Varco Pruden Buildings v. Scott Steel Erectors Inc.

Filing 42

ORDER granting 33 Defendant's Second Motion for Leave to Amend its Answer; denying 34 Defendant's Motion to Stay the Case; denying as moot 35 Defendant's Motion to Amend the Scheduling Order. Signed on November 16, 2021, by District Judge Greg Kays. (Law Clerk)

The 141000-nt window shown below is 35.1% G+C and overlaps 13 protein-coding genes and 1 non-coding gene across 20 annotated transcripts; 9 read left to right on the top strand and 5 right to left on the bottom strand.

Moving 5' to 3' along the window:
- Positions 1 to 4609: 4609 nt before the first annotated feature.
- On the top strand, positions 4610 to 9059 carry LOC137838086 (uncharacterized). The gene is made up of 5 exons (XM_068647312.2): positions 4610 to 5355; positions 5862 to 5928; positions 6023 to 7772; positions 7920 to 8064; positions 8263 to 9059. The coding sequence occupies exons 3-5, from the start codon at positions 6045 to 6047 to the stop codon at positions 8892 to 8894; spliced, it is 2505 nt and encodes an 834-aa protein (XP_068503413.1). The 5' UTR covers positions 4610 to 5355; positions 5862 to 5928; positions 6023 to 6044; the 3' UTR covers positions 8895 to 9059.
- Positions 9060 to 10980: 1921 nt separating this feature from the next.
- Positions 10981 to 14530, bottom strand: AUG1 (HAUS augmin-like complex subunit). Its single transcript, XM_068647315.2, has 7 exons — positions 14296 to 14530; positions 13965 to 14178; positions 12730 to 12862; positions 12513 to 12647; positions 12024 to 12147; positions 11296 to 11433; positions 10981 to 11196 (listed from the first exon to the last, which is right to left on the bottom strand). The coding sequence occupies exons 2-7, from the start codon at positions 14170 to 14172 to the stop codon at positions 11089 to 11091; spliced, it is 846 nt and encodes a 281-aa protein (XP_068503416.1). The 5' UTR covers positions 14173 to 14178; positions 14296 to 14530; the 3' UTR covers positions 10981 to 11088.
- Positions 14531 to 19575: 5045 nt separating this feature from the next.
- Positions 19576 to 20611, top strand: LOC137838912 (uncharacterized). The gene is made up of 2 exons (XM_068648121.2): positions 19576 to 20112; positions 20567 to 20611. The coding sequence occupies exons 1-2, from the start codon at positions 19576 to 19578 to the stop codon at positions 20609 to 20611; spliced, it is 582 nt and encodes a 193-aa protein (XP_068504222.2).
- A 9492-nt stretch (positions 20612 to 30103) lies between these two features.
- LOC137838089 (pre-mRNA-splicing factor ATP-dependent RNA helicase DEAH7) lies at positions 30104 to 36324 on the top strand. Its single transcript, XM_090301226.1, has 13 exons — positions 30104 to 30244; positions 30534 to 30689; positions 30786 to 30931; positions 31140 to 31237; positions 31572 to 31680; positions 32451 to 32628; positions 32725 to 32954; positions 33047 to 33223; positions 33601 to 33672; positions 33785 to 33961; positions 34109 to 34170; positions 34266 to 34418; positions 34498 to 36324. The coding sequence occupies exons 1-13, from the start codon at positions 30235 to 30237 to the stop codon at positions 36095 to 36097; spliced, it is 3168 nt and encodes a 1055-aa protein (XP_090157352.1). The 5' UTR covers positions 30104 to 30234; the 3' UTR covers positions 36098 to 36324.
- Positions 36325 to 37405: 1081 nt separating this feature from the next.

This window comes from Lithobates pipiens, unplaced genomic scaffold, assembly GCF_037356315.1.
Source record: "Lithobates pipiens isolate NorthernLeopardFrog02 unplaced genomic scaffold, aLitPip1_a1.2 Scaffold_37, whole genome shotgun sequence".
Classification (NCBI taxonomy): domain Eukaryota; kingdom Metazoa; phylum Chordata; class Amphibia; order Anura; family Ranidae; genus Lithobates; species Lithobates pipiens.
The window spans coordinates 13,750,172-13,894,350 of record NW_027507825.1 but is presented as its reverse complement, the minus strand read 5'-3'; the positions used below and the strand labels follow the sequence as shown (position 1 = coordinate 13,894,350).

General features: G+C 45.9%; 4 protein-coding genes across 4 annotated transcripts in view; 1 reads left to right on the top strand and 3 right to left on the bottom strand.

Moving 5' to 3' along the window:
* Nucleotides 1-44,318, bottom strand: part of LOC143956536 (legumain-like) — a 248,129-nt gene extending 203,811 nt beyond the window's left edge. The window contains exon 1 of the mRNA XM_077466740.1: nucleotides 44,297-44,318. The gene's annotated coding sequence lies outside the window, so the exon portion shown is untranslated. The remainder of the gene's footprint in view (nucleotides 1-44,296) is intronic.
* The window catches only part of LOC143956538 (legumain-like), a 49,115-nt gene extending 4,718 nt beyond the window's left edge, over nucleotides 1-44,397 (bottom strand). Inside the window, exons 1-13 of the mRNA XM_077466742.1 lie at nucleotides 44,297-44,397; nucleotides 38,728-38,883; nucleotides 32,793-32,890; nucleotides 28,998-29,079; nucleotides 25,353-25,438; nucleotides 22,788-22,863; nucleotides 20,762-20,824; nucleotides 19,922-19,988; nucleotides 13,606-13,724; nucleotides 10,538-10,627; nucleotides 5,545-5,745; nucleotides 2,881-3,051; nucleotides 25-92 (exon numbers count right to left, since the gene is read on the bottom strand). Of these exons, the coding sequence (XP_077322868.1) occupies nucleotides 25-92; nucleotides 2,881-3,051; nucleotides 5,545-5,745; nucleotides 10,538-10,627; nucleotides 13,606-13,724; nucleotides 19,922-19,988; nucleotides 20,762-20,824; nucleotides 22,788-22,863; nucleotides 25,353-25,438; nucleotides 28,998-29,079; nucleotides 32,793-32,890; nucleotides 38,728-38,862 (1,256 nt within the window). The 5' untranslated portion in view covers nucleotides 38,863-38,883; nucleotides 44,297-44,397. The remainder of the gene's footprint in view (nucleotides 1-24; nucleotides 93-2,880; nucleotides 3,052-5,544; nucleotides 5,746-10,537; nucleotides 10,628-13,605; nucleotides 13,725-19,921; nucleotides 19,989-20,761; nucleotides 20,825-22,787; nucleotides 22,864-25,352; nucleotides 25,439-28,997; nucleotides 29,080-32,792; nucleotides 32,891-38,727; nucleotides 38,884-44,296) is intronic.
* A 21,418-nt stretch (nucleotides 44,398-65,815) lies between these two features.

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IN THE UNITED STATES DISTRICT COURT FOR THE WESTERN DISTRICT OF MISSOURI WESTERN DIVISION VARCO PRUDEN BUILDINGS, a division of BLUESCOPE BUILDINGS NORTH AMERICA, INC., Plaintiff, v. SCOTT STEEL ERECTORS INC, Defendant. ) ) ) ) ) ) ) ) ) ) ) No. 4:20-CV-00438-DGK ORDER ON MOTIONS TO AMEND AND MOTION TO STAY This case involves a dispute over payment for steel building materials used in the construction of a hockey arena in Northern Canada. The Yukon Government hired Scott Design Build (“SDB”) as its general contractor to construct a hockey arena in Carmacks, Yukon. SBD in turn contracted with Defendant Scott Steel Erectors Inc. (“Scott Steel”) to erect a pre-engineered metal building as part of the arena project. Scott Steel then made a purchase order with Plaintiff Varco Buildings, a division of BlueScope Buildings North America, Inc. (“BBNA”), for the provision of engineering services and materials necessary to construct the metal building. BBNA filed a three-count lawsuit in this Court to recover the amount that Scott Steel still allegedly owes BBNA for the materials and services it provided to Scott Steel. Now before the Court are Scott Steel’s Second Motion for Leave to Amend its Answer (ECF No. 33), Motion to Stay the Case (ECF No. 34), and Motion to Amend the Scheduling Order (ECF No. 35). For the reasons stated below, the Court GRANTS the Second Motion for Leave to Amend its Answer, DENIES the Motion to Stay the Case, and DENIES AS MOOT the Motion to Amend the Scheduling Order. Scott Steel shall file its amended answer within two business days of this order. As outlined below, the Court finds that BBNA has not proven that the amendment is futile on the current record, but it should be given the opportunity to test the pleading via a motion to dismiss. Therefore, to the extent BBNA wishes to move to dismiss the counterclaim, the parties shall adhere to the following schedule: (1) BBNA shall file any motion to dismiss on or before December 7, 2021; (2) Scott Steel shall file its opposition on or before December 21, 2021; and (3) BBNA shall file its reply, if any, by January 4, 2022. The Court will issue a revised case schedule via a separate order. Procedural Background On June 4, 2020, BBNA filed this three-count breach of contract lawsuit to recover the amounts Scott Steel allegedly owes BBNA for the building materials it constructed and provided to Scott Steel. ECF No. 1. Scott Steel answered. ECF No. 13. The Court then entered a scheduling order, which set the date to amend pleadings as November 4, 2020. ECF No. 19. On that date, Scott Steel moved for leave to amend its answer to raise a permissive counterclaim against BBNA. ECF No. 20. The Court granted Scott Steel’s motion. ECF No. 21. On December 22, 2020, the Court amended the scheduling order at the parties’ request to extend the discovery deadline to December 2, 2021. ECF No. 26. The parties then unsuccessfully tried to resolve the dispute via a mediation in March 2021. The failed mediation led to BBNA moving to dismiss Scott Steel’s counterclaim, ECF No. 27, and moving to amend the scheduling order to specify that a party with the burden of proof had to file its expert designations by August 3, 2021, while a party without the burden of proof was required to file its expert designations by October 5, 2021, ECF No. 29. On April 14, 2021, the Court granted BBNA’s motion to amend 2 the scheduling order. ECF No. 30. Later that same day, Scott Steel dismissed its counterclaims rather than respond to the motion to dismiss. ECF No. 31. While the case was percolating here, the underlying construction project in Canada ran into various snags that resulted in a separate lawsuit. The Yukon Government issued notices of default to SDB in August and November 2020 and officially terminated SBD as general contractor in December 2020. On February 12, 2021, the Yukon Government filed a lawsuit (“Yukon Lawsuit”) against SBD and its insurer Echelon Financial Holdings Inc. for damages related to the failed construction project, including approximately $10 million in damages from SDB and $7 million from Echelon. Neither Scott Steel nor BBNA are a party to that lawsuit. 1 On April 13, 2021, SBD filed its answer and counterclaim against the Yukon Government. In that document, SBD alleges broadly that a combination of various design issues and changes, brutally cold weather, and COVID-19 restrictions all contributed to delay the project. ECF No. 39-1. As pertinent here, SBD specifically alleges that Scott Steel is an affiliated company of SBD, that Scott Steel was the subcontractor tasked with constructing the pre-engineered arena building, that BBNA supplied the component parts for the pre-engineered building, that BBNA discovered a flaw in the design provided to it by one of the Yukon Government’s design firms, that BBNA worked with the firm to fix the design flaw, and that the design flaw led to a delay in BBNA delivering the materials to the construction site. Id. ¶¶ 3-11. Back here in Missouri, on July 23, 2021, Scott Steel filed the instant motion to amend its answer to add a counterclaim allegedly based on the occurrences in the Yukon Lawsuit. ECF No. 33, 34. Scott Steel’s proposed amended answer includes a counterclaim for “equitable Some allegations in Scott Steel’s proposed counterclaim suggests—though do not state—that it is a party in the Yukon Lawsuit and could be found directly liable therein. That does not appear to be the case based on the pleadings submitted from that lawsuit. As best the Court can tell, Scott Steel is not a party. So unless it has been added recently, the only liability it could incur appears to be derivative, downstream liability after that case concludes. 1 3 indemnification” against BBNA for its alleged delay in delivering the materials to Scott Steel that in turn led to delays in the project. ECF No. 33-1. According to Scott Steel, these alleged delays contributed to the Yukon Government cancelling its contract with SBD and suing it. Id. And if SBD, Echelon, and/or Scott Steel are held liable in that action, then equity demands that BBNA should indemnify Scott Steel. See id. at 14. Contemporaneous with this motion, Scott Steel also moved to stay this action pending the resolution of the Yukon Lawsuit, ECF No. 34, and it also moved to amend the expert designation descriptions in the scheduling order, ECF No. 35. These motions are now ripe for ruling. Standard Both Scott Steel’s motion to amend its answer as well as its motion to amend the scheduling order must satisfy Federal Rule of Civil Procedure 16(b)(4). See Sherman v. Winco Fireworks, Inc., 532 F.3d 709, 716 (8th Cir. 2008) (holding that motion to amend pleadings after the scheduling deadline to amend has passed must satisfy Rule 16(b)(4)); see also Fed. R. Civ. P. 16(b)(4). To accomplish this, Scott Steel must establish “good cause.” See Sherman, 532 F.3d at 716. As for its motion to amend its answer, Scott Steel must also establish that the proposed amendment is proper under Rule 15(a). See Fed. Trade Comm’n v. Next-Gen, Inc., No. 4:18-cv00128-DGK, 2018 WL 5310416, at *3 (W.D. Mo. Sept. 24, 2018). Rule 15(a)(2) broadly provides that “[t]he court should freely give leave [to amend] when justice so requires.” As for Scott Steel’s motion to stay, “the district court ha[s] the inherent power to grant [a] stay in order to control its docket, conserve judicial resources, and provide for a just determination of the case[] pending before it.” Contracting Nw, Inc. v. City of Fredericksburg, 713 F.2d 382, 387 (8th Cir. 1983). The proponent of the stay bears the burden of establishing the need for it. Nken v. Holder, 556 U.S. 418, 433–34 (2009). And where, as here, the proponent seeks to stay a 4 case pending resolution of another case, it must typically show a “clear case of hardship or inequity in being required to go forward.” Landis v. N. Am. Co., 299 U.S. 248, 254–55 (1936). Discussion Scott Steel has moved to amend its answer to assert a counterclaim for equitable indemnification, to stay this case until the Yukon Lawsuit concludes, and to modify the scheduling order regarding expert designations. BBNA opposes all three requests. The Court addresses each motion in turn. I. Scott Steel is granted leave to amend its answer to assert a counterclaim for equitable indemnification. Scott Steel contends that it should be allowed to amend its answer to assert a claim for equitable indemnification because it satisfies Rule 16(b)(4) and Rule 15(a)(2). BBNA counters that it fails both standards. The Court holds that Scott Steel has satisfied both standards here. A. Scott Steel has established “good cause” for the amendment, and the amendment will not prejudice BBNA. Scott Steel argues that it should be granted leave to include a claim for equitable indemnification, because this counterclaim arose from the Yukon Lawsuit that was filed after the amendment deadline here, it diligently pursued the amendment after researching the claim and mediating in good faith, and the amendment would not prejudice BBNA since it revolves around the same facts at the heart of this litigation. Mot. Leave to Amend, ECF No. 33 at 6–9. BBNA counters that Scott Steel was dilatory in seeking leave to amend by waiting five months after hearing of the lawsuit to make this motion, and it argues that it would be prejudiced since the expert deadlines have passed and since it would have to conduct additional discovery. Opp’n to Mot. Leave to Amend and Stay, ECF No. 39 at 6–9. 5 The inquiry of “good cause” under Rule 16(b)(4) primarily focuses upon “the movant’s diligence in attempting to meet the order’s requirements.” Sherman, 532 F.3d at 716. But it may also be proven “by pointing to a change in the law, newly discovered facts, or another significant changed circumstance that requires amendment of a party’s pleading.” Ellingworth v. Vermeer Mfg. Co., 949 F.3d 1097, 1100 (8th Cir. 2020). Most motions flounder on the diligence inquiry but, for those that survive it, the Court must also consider any prejudice that the nonmovant might suffer from the amendment. See Sherman, 532 F.3d at 717. Scott Steel’s motion passes these inquiries. The Yukon Lawsuit could be considered either newly discovered facts or a significant changed circumstance. That lawsuit was not filed until many months after the amendment deadline, and the proposed counterclaim appears to be contingent upon the outcome of that case. While it is true that Scott Steel did not file the motion right after the Yukon Lawsuit was filed, its delay does not seem unreasonable when considered in context. See Smith v. Truman Rd. Dev., LLC, No. 4:18-cv-670-NKL, 2019 WL 11646255, at *2 (W.D. Mo. Mar. 26, 2019) (“While Rule 16’s ‘good cause’ standard requires diligence on the part of the movant, the requirement is not so stringent as to require instantaneous amendment.”). The parties engaged in mediation in March in hopes of settling this matter and, following the failed mediation, Scott Steel spent time researching the factual and legal viability of its claim. This led Scott Steel to filing the motion a few months after the mediation, but four months before the current fact discovery deadline. The Court finds both diligence and changed circumstances here. Turning to prejudice, it is true that the expert deadlines have passed and that BBNA may have to conduct further discovery into Scott Steel’s new claim. But this poses no true prejudice to BBNA, because the Court is extending expert and discovery deadlines to accommodate this new claim. Not only that, but the new claim is based on the same core facts already at the heart of this 6 litigation and the parties’ previous discovery. Indeed, BBNA concedes as much when it states that Scott Steel raised BBNA’s delay in providing materials as an affirmative defense on July 28, 2020. Opp’n to Mot. Amend Scheduling Order, ECF No. 36 at 1. Thus, BBNA has long known about the factual basis of this claim; only the legal hook has been altered from simply an affirmative defense to an affirmative claim by the filing of the Yukon Lawsuit. So BBNA will not be prejudiced by the amendment here. See Glob. Control Sys., Inc. v. Luebbert, No. 4:14-cv-657DGK, 2016 WL 8730159, at *6 (W.D. Mo. Jan. 15, 2016). The Court thus holds that Scott Steel has satisfied Rule 16(b)(4). B. Scott Steel has established that amendment is proper under Rule 15(a)(2). Scott Steel argues that it also satisfies the requirements under Rule 15(a)(2), because there is no evidence of undue delay, bad faith, or undue prejudice. Mot. Leave to Amend, ECF No. 33 at 4–6. Scott Steel further argues the amendment is not futile. Id. at 5. BBNA disagrees on all four fronts, largely repeating the arguments it raised against good cause under Rule 16(b)(4). Opp’n to Mot. Leave to Amend and Stay, ECF No. 39 at 9–13. But it also claims there is additional evidence of bad faith or undue delay, because Scott Steel allegedly stonewalled discovery responses about the Yukon Lawsuit and did not move to amend the pleadings when BBNA moved to change the expert deadlines. Id. at 10–11. BBNA further makes a largely factual argument that the amendment is futile. Id. at 11–13. Under Rule 15(a)(2), a motion to amend may be denied only “if there are compelling reasons such as undue delay, bad faith, or dilatory motive, repeated failure to cure deficiencies by amendments previously allowed, undue prejudice to the non-moving party, or futility of the amendment.” Reuter v. Jax Ltd., Inc., 711 F.3d 918, 922 (8th Cir. 2013). An amended complaint 7 is futile if it could not withstand a Rule 12(b)(6) motion to dismiss. See In re Senior Cottages of Am., LLC, 482 F.3d 997, 1001 (8th Cir. 2007). The Court finds no evidence of undue delay, bad faith, dilatory motive, or undue prejudice. The Court has already explained there was not undue delay or prejudice. And Scott Steel’s discovery responses and failure to move for amendment earlier does not rise to the level of bad faith or a dilatory motive. While Scott Steel’s objection to BBNA’s discovery about the Yukon Lawsuit as “irrelevant” is meritless, Scott Steel states in its reply that it has withdrawn that objection and agreed to produce the responsive documents. To the extent Scott Steel obstructs discovery on these points with baseless objections, this can be dealt with via the Court’s discovery dispute mechanism. It is not a reason to deny amendment. Further, although Scott Steel could have moved to amend earlier, the couple month lag does not definitively prove dilatory motive given the significant amount of time left in the discovery period. Futility is a closer call. BBNA makes a strong factual argument that Scott Steel’s claim for equitable indemnification seems too conditional and hypothetical to be truly viable. At bottom, Scott Steel’s counterclaim seeks to hold BBNA liable if SBD is found liable in the Yukon Government case and if SBD then later has a viable claim against Scott Steel for contributing to that liability. Ultimately, this claim may not sufficiently state a claim under the governing law, may not be ripe for adjudication, or may not even pass the Article III standing test. But the problem at this stage is that BBNA has not sufficiently demonstrated under Rule 12(b)(6) that the proposed counterclaim should be dismissed. As an initial matter, neither party identifies precisely which state’s law applies to this claim: BBNA cites a Missouri law case, while Scott Steel cites a Virginia law case. While Missouri law appears to apply based on what little information is available, the 8 only Missouri law case BBNA cites is one in which a motion to dismiss was denied. The Court, thus, cannot definitively say that amendment would be futile. Although amendment cannot be said to be futile on the current record, BBNA should have the opportunity to test the sufficiency of the pleadings. Even Scott Steel suggests as much. Reply Br. ISO Mot. to Amend Pleadings, ECF No. 40 at 7 (“Much of BBNA’s remaining arguments are suited for a motion to dismiss, not a response opposing leave to amend.”). If BBNA intends to file a motion to dismiss, it must do so in accordance with the schedule set forth in this order. But for now, Scott Steel has satisfied the standards to be given leave to amend to its answer to assert a counterclaim. It must make the appropriate filing in accordance with the Court’s directives in the introduction. II. Scott Steel has failed to show that a stay is appropriate. Scott Steel seeks to stay this entire case through the resolution of the Yukon Lawsuit. Scott Steel argues that it would suffer hardship and inequity by moving forward with its counterclaim without knowing the exact scope of its potential liability from that lawsuit. Mot. to Stay, ECF No. 34 at 3–6. It also contends that judicial economy would be served by allowing that case to proceed through discovery and then using the findings and discovery from that case to narrow the issues here. Id. BBNA argues that it would suffer substantial prejudice by having this case stayed and, instead, the cases should proceed in parallel. Opp’n to Mot. Leave to Amend and Stay, ECF No. 39 at 13–15. The parties agree that where, as here, a court considers a request to stay a case in favor of a parallel and overlapping action, it typically considers the following three factors: “(1) potential prejudice to the nonmoving party; (2) hardship and inequity to the moving party if the action is not stayed; (3) the judicial resources that would be saved by avoiding duplicative litigation.” U.S. Bank 9 Nat’l Ass’n v. Moses, No. 4:16-cv-730-CEJ, 2016 WL 7178750, *2 (E.D. Mo. Dec. 9, 2016). Courts may also consider whether a stay would “narrow[] the factual and legal issues in the…proceeding,” Lockyer v. Mirant Corp., 398 F.3d 1098, 1112 (9th Cir. 2005), as well as “the time reasonably expected for resolution of the ‘other case’,” Wedgeworth v. Fireboard Corp., 706 F.2d 541, 545 (5th Cir. 1983). These factors weigh against a stay. First, the potential prejudice to BBNA could be substantial, because it could take years for the Yukon Lawsuit to conclude and, even then, the result of the lawsuit may have absolutely no impact on this case. For example, given the seemingly conditional nature of Scott Steel’s counterclaim, SBD may not even be found liable in that lawsuit or SBD may be held liable but decide not to impose any derivative liability on Scott Steel. BBNA should not be made to wait potentially years to prosecute its claims. Second, the Court cannot say that Scott Steel will suffer substantial inequity or hardship by moving forward with this case. As stated above, it is far from certain that Scott Steel would incur any downstream liability from the Yukon Lawsuit. And it is not a party there, so it will not be suffering hardship from fighting a two-front battle. Nor has it shown that it definitively cannot bring its proposed counterclaim in a future action should it eventually be held liable. Third, a stay would not necessarily conserve judicial resources. While both the cases sprung from the same construction project, the core allegations in the cases are different. Contrary to Scott Steel’s characterization, the Yukon Lawsuit’s pleadings do not center around the work performed by Scott Steel or BBNA. The parties there seem to be primarily focused on other reasons for the delays and failures in the project. So there is no guarantee that waiting for the conclusion of that lawsuit will narrow the legal or factual issues in this case or materially reduce the discovery that needs to be conducted here. Since the Yukon Lawsuit is still in its relative 10 infancy with little to no discovery having taken place, it makes no sense for this case to be stayed potentially for years in deference to a lawsuit that may have no impact here. For all these reasons, the Court declines to stay this case. III. Scott Steel’s motion to amend the scheduling order is denied as moot. Scott Steel finally moves to amend the expert designation deadlines in the scheduling order. The operative scheduling order states that: “1. Party with the burden of proof’s expert designations shall be filed on or before August 3, 2021”; and “2. Party without the burden of proof’s expert designations shall be filed on or before October 5, 2021.” ECF No. 30. Scott Steel does not want to change the dates in the current order, but it asks to revert the language to “Plaintiff’s expert designations shall be filed on or before August 3, 2021” and “Scott Steel’s expert designations shall be filed on or before October 5, 2021.” Mot. to Amend Scheduling Order, ECF No. 35 at 3. BBNA complains that Scott Steel has not shown good cause for the change since it waited until just a few days before the first expert deadline to move to amend instead of doing so months ago. Opp’n to Mot. to Amend Scheduling Order, ECF No. 36 at 1. The Court is disappointed that the parties could not resolve what seems to be an inconsequential and a semantical debate over the scheduling order. But the Court need not wade into this debate between the parties, because it finds that the assertion of the new counterclaim will require discovery to be extended. It will set a new deadline for expert disclosures as well as all the remaining deadlines in this case. In so doing, the Court will impose a single deadline for all expert designations regardless of who has the burden on a claim or defense. All opening expert designations must be filed by this deadline. The Court will also set a rebuttal expert deadline, but that is just for unexpected rebuttal issues that arise from the first phase of expert designations and discovery. The Court has successfully used this type of schedule in many other cases, including 11 ones far more complex than this one. The Court is hopefully that the parties will not have any further need to amend the schedule after entry of the revised schedule. But should a pressing need to amend arise, the parties are strongly advised to work together and present a joint proposal. Conclusion For the foregoing reasons, the Court GRANTS Scott Steel’s Second Motion for Leave to Amend its Answer, DENIES Scott Steel’s Motion to Stay the Case, and DENIES AS MOOT Scott Steel’s Motion to Amend the Scheduling Order. Scott Steel must file its amended answer within two business days of this order. If BBNA chooses to file a motion to dismiss, the following schedule shall apply: (1) BBNA shall file any motion to dismiss on or before December 7, 2021; (2) Scott Steel shall file its opposition on or before December 21, 2021; and (3) BBNA shall file its reply, if any, by January 4, 2022. The Court will issue a revised case schedule via a separate order. IT IS SO ORDERED. Date: November 16, 2021 /s/ Greg Kays GREG KAYS, JUDGE UNITED STATES DISTRICT COURT 12